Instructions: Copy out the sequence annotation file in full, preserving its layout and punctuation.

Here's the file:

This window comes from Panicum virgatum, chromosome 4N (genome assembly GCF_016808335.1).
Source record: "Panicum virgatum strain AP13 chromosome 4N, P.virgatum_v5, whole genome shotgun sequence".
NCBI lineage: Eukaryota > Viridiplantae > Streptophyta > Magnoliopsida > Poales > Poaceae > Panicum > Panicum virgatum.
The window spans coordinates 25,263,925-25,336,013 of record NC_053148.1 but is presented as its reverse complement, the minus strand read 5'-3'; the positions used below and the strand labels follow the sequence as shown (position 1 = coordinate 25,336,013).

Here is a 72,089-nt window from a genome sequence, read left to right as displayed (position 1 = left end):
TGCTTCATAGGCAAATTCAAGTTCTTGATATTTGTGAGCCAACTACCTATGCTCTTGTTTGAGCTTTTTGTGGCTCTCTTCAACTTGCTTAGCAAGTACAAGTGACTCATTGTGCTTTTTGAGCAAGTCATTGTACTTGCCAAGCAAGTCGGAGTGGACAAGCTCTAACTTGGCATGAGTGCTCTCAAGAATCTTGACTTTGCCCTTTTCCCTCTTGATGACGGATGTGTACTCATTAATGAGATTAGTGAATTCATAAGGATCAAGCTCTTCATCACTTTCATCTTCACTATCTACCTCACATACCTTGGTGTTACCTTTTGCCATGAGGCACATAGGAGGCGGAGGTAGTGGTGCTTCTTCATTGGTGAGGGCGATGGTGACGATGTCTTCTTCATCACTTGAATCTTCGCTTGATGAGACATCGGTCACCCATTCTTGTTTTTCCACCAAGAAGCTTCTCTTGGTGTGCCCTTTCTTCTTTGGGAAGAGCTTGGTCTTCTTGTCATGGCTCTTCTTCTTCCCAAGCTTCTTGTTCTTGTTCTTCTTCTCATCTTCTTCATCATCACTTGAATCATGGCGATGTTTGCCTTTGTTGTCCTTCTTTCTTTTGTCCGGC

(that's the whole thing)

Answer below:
This window comes from Panicum virgatum, chromosome 4N (genome assembly GCF_016808335.1).
Source record: "Panicum virgatum strain AP13 chromosome 4N, P.virgatum_v5, whole genome shotgun sequence".
NCBI lineage: Eukaryota > Viridiplantae > Streptophyta > Magnoliopsida > Poales > Poaceae > Panicum > Panicum virgatum.
The window spans coordinates 25,263,925-25,336,013 of record NC_053148.1 but is presented as its reverse complement, the minus strand read 5'-3'; the positions used below and the strand labels follow the sequence as shown (position 1 = coordinate 25,336,013).

Here is a 72,089-nt window from a genome sequence, read left to right as displayed (position 1 = left end):
TGCTTCATAGGCAAATTCAAGTTCTTGATATTTGTGAGCCAACTACCTATGCTCTTGTTTGAGCTTTTTGTGGCTCTCTTCAACTTGCTTAGCAAGTACAAGTGACTCATTGTGCTTTTTGAGCAAGTCATTGTACTTGCCAAGCAAGTCGGAGTGGACAAGCTCTAACTTGGCATGAGTGCTCTCAAGAATCTTGACTTTGCCCTTTTCCCTCTTGATGACGGATGTGTACTCATTAATGAGATTAGTGAATTCATAAGGATCAAGCTCTTCATCACTTTCATCTTCACTATCTACCTCACATACCTTGGTGTTACCTTTTGCCATGAGGCACATAGGAGGCGGAGGTAGTGGTGCTTCTTCATTGGTGAGGGCGATGGTGACGATGTCTTCTTCATCACTTGAATCTTCGCTTGATGAGACATCGGTCACCCATTCTTGTTTTTCCACCAAGAAGCTTCTCTTGGTGTGCCCTTTCTTCTTTGGGAAGAGCTTGGTCTTCTTGTCATGGCTCTTCTTCTTCCCAAGCTTCTTGTTCTTGTTCTTCTTCTCATCTTCTTCATCATCACTTGAATCATGGCGATGTTTGCCTTTGTTGTCCTTCTTTCTTTTGTCCGGC